Catalysis: Storing Green Energy for the Future
Electrons generated from various clean energy sources such as solar and wind can be converted into other forms of energy. We can store this energy in the chemical bonds in molecules such as hydrogen. We demonstrate the fundamentals behind this transformation in a fun, visually engaging way by bringing the whole process to your table top. With our demonstrator you can see your own work generating clean hydrogen right before your eyes.
Green electrons are harvested from renewable sources through movement or photovoltaics as depicted in a. These electrons are subsequently used in an electrochemical cell to evolve H2 and O2, effectively storing renewable energy in chemical bonds. The catalyst can be interchanged in order to demonstrate its influence on the activity of the reaction, e.g. a solid platinum electrode vs. a platinum mesh, or varying the facets of the catalysts. These different facets can be visualized with 3D-printed models (b). A visual detection method is incorporated to monitor the reaction, such as dyes/pH indicators. Furthermore, since the produced hydrogen can be used as a renewable fuel, it can be detected with a flame (c). Optionally, the hydrogen can be reacted with CO2 in order to produce methanol, a building block for the chemical industry (d). The objective of this demonstrator is to show the relationship between different parameters in catalysis (catalyst, energy source) and the formation of products (activity). This will be done by using an electrochemical water-splitting cell, with various energy sources and exchangeable catalysts. The detection method of the products will be of an optical nature (fluorescent dyes, pH indicators, flames).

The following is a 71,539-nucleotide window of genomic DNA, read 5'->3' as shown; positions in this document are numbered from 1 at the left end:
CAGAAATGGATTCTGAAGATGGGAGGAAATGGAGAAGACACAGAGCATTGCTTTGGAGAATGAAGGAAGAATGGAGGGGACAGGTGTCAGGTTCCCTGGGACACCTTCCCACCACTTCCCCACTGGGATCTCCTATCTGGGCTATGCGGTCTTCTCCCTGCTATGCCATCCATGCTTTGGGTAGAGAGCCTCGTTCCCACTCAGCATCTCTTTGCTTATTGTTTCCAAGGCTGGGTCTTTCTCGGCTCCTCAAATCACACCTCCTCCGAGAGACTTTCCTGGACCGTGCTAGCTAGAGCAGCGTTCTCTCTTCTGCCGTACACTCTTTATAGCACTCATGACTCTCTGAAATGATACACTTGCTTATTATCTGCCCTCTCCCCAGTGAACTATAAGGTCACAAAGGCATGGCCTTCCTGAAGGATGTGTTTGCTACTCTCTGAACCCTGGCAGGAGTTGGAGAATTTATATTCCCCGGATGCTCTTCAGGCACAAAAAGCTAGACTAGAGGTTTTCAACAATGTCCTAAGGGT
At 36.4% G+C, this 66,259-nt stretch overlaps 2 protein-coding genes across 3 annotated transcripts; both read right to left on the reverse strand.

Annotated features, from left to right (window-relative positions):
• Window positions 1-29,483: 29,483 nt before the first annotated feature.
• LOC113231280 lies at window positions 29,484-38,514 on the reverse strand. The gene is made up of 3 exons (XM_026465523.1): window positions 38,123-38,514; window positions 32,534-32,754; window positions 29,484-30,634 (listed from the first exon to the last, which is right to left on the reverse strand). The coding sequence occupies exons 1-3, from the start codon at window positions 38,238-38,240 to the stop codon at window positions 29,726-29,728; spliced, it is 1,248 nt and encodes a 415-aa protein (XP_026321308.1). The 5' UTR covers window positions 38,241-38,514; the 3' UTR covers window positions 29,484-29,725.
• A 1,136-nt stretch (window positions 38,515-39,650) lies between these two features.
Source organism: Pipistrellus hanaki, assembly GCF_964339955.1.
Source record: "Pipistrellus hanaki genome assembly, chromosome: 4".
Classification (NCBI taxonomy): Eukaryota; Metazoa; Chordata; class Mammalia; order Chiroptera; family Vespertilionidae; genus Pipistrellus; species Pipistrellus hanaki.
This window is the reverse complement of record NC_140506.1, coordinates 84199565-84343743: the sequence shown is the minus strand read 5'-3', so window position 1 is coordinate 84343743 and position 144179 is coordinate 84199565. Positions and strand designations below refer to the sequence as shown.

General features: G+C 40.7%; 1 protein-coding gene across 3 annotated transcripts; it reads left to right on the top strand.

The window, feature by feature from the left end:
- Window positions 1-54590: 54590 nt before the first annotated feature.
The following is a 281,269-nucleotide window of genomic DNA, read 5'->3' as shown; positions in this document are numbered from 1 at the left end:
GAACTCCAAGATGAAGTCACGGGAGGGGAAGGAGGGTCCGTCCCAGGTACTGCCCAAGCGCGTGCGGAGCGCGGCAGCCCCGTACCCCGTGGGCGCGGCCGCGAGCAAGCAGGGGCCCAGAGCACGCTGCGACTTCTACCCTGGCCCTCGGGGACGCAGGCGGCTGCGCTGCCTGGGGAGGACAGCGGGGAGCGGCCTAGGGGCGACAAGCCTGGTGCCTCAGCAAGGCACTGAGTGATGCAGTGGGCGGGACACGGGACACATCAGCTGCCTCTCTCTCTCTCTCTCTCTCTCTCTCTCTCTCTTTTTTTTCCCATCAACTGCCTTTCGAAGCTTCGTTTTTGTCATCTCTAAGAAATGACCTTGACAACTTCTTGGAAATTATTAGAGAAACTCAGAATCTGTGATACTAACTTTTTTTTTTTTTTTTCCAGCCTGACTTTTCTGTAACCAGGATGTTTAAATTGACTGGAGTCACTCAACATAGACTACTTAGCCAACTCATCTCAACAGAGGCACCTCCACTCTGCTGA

We propose to construct a simple glass H-cell with openings for inserting electrodes. The set up will be run using different power sources such as solar panels, a water turbine and a crank shaft that participants can drive manually. This will allow us to demonstrate the conversion of different forms of energy into the same fuel – hydrogen.
The electrodes will be exchangeable, thus enabling us to demonstrate the effect of different kinds of catalysts. 3D printed models of these catalysts can be used in parallel to help visualize heterogenous catalysis and demonstrate why some materials are better catalysts than others.
The audience will be able to see hydrogen and oxygen forming at their respective electrodes and also observe changes in the cell current and potential. Further detection methods, such as pH indicators, can be added to help visualize pH gradients in the cell. In addition to these, 3D molecular level videos of catalysis will be utilized to supplement verbal teaching.